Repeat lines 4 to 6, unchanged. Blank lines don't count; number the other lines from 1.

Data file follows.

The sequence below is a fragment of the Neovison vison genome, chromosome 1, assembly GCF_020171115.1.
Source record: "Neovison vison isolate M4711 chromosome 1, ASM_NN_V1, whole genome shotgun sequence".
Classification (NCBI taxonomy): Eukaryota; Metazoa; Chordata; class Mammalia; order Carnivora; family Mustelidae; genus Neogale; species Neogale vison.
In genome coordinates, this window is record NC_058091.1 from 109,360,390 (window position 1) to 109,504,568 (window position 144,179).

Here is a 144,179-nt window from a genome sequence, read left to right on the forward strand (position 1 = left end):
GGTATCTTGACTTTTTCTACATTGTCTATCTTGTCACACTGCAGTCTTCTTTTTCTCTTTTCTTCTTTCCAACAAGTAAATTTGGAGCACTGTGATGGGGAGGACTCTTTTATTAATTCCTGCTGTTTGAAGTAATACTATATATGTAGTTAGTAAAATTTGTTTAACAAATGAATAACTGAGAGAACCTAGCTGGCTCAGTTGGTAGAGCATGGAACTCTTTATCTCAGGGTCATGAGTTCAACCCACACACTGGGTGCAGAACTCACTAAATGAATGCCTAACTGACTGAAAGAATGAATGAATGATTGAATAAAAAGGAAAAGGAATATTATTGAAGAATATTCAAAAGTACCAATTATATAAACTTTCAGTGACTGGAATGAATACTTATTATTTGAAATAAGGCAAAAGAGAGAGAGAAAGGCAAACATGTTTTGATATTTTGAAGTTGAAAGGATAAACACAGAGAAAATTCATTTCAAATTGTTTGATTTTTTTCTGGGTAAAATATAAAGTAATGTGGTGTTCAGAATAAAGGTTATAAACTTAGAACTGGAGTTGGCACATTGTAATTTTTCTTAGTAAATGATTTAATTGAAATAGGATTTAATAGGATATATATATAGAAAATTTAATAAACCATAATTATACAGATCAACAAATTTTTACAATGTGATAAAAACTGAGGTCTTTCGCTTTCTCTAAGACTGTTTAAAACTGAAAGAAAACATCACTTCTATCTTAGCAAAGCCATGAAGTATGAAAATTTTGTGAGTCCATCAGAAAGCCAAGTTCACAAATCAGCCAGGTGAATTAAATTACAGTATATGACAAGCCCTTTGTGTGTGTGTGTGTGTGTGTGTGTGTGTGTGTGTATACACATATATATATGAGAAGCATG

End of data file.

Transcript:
In genome coordinates, this window is record NC_058091.1 from 109,360,390 (window position 1) to 109,504,568 (window position 144,179).

Here is a 144,179-nt window from a genome sequence, read left to right on the forward strand (position 1 = left end):
GGTATCTTGACTTTTTCTACATTGTCTATCTTGTCACACTGCAGTCTTCTTTTTCTCTTTTCTTCTTTCCAACAAGTAAATTTGGAGCACTGTGATGGGGAGGACTCTTTTATTAATTCCTGCTGTTTGAAGTAATACTATATATGTAGTTAGTAAAATTTGTTTAACAAATGAATAACTGAGAGAACCTAGCTGGCTCAGTTGGTAGAGCATGGAACTCTTTATCTCAGGGTCATGAGTTCAACCCACACACTGGGTGCAGAACTCACTAAATGAATGCCTAACTGACTGAAAGAATGAATGAATGATTGAATAAAAAGGAAAAGGAATATTATTGAAGAATATTCAAAAGTACCAATTATATAAACTTTCAGTGACTGGAATGAATACTTATTATTTGAAATAAGGCAAAAGAGAGAGAGAAAGGCAAACATGTTTTGATATTTTGAAGTTGAAAGGATAAACACAGAGAAAATTCATTTCAAATTGTTTGATTTTTTTCTGGGTAAAATATAAAGTAATGTGGTGTTCAGAATAAAGGTTATAAACTTAGAACTGGAGTTGGCACATTGTAATTTTTCTTAGTAAATGATTTAATTGAAATAGGATTTAATAGGATATATATATAGAAAATTTAATAAACCATAATTATACAGATCAACAAATTTTTACAATGTGATAAAAACTGAGGTCTTTCGCTTTCTCTAAGACTGTTTAAAACTGAAAGAAAACATCACTTCTATCTTAGCAAAGCCATGAAGTATGAAAATTTTGTGAGTCCATCAGAAAGCCAAGTTCACAAATCAGCCAGGTGAATTAAATTACAGTATATGACAAGCCCTTTGTGTGTGTGTGTGTGTGTGTGTGTGTGTGTGTGTATACACATATATATATGAGAAGCATG